As she did in a different - but also wavering - production of the play last summer at the Williamstown (Mass.) Theater Festival, Maria Tucci captures the full dimensions of Hannah, her saintliness as well as her immense practicality. This is a woman who is undiscouraged by a mountain of adversity, ready and able to push a wheelchair uphill. She has a vibrant sense of idealism and human value.

As was true of a number of Williams's works, ''The Night of the Iguana'' began its life as a short story, one that centered around Hannah Jelkes, a lonely spinster staying in the Costa Verde Hotel. The other characters joined her when the story grew into a play. At Circle in the Square, as at Williamstown, the drama places a renewed emphasis on Hannah, largely because of Ms. Tucci's performance.

The character, as we see her, is a variation of Blanche DuBois, a tiger moth who has learned to withstand the scorching flame. Ms. Tucci, without missing a nuance, avoids the pitfall of sentimentality, one into which some of her predecessors in the role have fallen.

Mr. Surovy's scenes with Ms. Tucci are short on sensitivity; we never accept that they and their secret ''spooks'' and ''devils'' have a deep relationship. At the same time, William LeMassena plays Nonno not as a figure of fragile indomitability but as a loudly assertive old codger. When he finally completes his long poem in progress, one does not sense the crushing weight of a century on his shoulders.

Unsteadily guided by Mr. Mann, the production seems, alternately, languorous and heavyhanded. Pamela Payton-Wright, as the dominatrix in charge of the all-woman bus tour Shannon is leading, looks like a peppy cowgirl and stresses the comic side of her character. In common with Mr. Surovy, she wins laughs, but at some expense of her character. Marita Geraghty is shrill as the teen-ager. One is not convinced of the sexual possessiveness that Ms. Payton-Wright presumably feels toward the young woman.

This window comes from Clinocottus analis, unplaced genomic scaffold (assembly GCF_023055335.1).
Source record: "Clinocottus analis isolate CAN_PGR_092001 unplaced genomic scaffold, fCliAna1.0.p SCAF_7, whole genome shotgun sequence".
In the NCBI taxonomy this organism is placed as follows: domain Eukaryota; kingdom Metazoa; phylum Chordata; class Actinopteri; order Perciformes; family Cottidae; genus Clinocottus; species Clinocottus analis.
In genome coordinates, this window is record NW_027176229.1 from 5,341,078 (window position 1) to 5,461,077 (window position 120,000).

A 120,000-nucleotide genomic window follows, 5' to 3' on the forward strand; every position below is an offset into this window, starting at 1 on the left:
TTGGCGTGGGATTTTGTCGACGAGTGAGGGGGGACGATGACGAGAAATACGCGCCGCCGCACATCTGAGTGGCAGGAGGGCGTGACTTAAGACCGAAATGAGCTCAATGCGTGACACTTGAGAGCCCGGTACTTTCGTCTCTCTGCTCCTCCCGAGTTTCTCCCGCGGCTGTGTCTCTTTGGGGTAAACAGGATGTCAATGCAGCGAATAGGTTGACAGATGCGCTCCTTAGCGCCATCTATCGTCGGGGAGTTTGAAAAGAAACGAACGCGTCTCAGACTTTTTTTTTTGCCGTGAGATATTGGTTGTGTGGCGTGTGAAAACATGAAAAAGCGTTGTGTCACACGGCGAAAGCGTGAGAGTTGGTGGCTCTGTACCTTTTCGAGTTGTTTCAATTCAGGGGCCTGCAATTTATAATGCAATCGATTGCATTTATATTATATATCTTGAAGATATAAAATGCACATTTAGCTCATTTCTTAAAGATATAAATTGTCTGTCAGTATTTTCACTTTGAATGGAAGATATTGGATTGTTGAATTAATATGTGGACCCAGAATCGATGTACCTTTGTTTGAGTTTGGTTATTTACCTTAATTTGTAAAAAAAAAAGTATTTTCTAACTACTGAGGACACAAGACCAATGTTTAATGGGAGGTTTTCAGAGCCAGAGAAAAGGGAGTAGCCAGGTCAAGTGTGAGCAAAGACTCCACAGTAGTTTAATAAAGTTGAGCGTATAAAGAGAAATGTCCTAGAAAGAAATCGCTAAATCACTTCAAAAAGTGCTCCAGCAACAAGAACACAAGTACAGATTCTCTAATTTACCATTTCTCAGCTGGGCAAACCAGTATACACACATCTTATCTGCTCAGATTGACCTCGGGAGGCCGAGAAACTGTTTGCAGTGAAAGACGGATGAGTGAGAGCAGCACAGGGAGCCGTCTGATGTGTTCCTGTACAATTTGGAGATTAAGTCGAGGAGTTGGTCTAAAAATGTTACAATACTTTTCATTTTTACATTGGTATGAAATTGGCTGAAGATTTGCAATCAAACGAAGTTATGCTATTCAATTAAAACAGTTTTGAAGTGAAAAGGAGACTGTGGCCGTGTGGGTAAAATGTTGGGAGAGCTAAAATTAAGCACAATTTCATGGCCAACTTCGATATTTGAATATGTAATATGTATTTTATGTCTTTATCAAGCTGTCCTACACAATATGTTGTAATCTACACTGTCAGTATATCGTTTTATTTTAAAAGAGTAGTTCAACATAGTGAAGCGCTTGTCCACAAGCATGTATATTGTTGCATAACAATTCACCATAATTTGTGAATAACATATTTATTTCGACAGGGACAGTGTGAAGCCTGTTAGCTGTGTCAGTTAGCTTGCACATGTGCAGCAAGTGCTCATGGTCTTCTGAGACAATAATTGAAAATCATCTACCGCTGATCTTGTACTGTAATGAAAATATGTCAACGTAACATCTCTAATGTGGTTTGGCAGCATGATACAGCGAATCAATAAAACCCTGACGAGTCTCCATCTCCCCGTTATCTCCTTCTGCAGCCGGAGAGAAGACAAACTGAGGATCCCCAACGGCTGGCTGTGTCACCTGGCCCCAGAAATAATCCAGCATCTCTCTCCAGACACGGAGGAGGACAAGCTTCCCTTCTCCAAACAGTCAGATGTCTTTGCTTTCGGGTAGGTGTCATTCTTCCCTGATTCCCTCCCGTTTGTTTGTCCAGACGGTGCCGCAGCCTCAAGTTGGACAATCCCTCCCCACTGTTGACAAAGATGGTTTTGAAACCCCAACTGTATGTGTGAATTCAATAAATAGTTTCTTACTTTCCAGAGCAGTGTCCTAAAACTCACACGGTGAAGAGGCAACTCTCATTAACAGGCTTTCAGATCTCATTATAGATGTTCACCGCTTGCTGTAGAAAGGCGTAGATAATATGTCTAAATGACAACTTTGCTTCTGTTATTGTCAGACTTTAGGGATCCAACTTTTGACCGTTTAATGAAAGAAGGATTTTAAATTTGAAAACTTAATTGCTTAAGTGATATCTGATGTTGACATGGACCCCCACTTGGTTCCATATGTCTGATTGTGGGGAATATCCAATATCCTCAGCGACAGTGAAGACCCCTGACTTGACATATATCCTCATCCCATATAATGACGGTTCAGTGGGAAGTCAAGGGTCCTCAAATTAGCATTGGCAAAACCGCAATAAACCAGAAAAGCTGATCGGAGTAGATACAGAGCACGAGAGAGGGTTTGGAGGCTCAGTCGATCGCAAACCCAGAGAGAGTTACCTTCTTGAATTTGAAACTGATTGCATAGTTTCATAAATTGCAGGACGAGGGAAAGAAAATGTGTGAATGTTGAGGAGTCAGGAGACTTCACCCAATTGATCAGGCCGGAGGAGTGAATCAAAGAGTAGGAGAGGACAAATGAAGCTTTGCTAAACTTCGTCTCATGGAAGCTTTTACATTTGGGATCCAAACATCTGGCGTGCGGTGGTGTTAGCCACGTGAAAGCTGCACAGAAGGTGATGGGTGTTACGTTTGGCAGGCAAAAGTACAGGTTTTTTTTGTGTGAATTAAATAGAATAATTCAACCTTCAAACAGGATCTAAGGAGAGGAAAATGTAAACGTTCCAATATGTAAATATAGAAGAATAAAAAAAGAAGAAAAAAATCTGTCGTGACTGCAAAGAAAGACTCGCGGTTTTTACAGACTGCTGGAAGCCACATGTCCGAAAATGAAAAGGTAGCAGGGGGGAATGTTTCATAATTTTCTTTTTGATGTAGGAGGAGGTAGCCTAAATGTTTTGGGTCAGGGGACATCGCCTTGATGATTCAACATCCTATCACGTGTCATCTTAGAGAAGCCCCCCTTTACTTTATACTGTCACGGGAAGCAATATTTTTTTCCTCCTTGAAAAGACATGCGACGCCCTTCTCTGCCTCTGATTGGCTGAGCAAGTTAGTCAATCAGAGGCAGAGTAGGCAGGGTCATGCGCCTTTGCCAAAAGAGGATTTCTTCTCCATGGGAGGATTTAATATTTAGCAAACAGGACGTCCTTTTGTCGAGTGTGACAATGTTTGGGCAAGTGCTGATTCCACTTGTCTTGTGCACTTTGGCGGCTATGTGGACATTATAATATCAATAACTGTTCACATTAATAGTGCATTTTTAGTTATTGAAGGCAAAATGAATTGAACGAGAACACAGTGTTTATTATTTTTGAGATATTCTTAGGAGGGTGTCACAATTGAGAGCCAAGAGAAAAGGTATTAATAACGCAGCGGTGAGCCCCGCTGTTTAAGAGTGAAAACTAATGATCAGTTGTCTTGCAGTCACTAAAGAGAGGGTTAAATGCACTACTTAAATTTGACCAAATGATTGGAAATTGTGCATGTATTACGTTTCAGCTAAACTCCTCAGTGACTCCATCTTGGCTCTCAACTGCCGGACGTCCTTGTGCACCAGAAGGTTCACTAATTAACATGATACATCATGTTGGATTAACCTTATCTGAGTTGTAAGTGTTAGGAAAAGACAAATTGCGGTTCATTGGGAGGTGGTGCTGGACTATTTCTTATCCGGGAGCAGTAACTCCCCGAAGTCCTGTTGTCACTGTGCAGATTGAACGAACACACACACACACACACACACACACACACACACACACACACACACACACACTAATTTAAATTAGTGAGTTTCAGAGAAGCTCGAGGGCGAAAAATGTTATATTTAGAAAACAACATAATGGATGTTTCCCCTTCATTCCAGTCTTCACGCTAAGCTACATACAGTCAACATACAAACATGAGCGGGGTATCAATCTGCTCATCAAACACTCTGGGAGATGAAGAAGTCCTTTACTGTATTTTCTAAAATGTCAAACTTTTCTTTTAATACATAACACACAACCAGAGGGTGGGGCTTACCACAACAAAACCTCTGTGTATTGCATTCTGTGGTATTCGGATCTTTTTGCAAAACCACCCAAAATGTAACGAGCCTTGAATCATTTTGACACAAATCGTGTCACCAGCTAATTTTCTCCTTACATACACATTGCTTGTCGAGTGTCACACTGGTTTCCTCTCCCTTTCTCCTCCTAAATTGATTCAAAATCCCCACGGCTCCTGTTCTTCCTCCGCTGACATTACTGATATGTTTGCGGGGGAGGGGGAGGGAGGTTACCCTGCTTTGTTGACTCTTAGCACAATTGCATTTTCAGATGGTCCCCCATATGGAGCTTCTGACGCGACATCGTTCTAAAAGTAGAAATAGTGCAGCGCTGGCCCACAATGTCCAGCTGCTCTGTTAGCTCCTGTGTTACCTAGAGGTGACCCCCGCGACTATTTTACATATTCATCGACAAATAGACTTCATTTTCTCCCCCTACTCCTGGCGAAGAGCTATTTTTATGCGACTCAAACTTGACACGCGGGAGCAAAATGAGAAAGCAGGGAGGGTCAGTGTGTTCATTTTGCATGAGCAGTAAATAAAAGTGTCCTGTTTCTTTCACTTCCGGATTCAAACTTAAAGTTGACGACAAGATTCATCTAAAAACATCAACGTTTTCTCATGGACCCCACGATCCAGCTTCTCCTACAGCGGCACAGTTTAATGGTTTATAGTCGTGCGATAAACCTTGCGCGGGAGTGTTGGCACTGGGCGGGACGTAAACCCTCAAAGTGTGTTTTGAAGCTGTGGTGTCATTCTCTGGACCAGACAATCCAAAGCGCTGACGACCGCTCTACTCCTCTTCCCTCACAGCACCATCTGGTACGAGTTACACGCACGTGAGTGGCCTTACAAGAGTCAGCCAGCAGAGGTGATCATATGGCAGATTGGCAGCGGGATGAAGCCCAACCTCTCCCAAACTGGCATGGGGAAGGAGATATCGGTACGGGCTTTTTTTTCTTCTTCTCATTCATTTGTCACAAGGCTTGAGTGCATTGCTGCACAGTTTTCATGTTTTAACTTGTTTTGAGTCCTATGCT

It is generally acknowledged that it was an artistic intrusion for Williams to house a group of rabidly pro-Nazi German tourists at the hotel to bring us news of the encroaching war (the year is 1940). An astute production plays down these vulgarians. In this revival, however, the Germans are so caricatured that whenever they march on stage, they seem like an invading horde of Toons.

Zack Brown's setting in the severely restrictive stage space at Circle in the Square gives an atmospheric foundation to the play. The Costa Verde is in place, with all its out of season seediness, ready to welcome its disparate, lonely characters, but, with the definite exception of Ms. Tucci, the theatrical hotel is not amply inhabited.

New York Times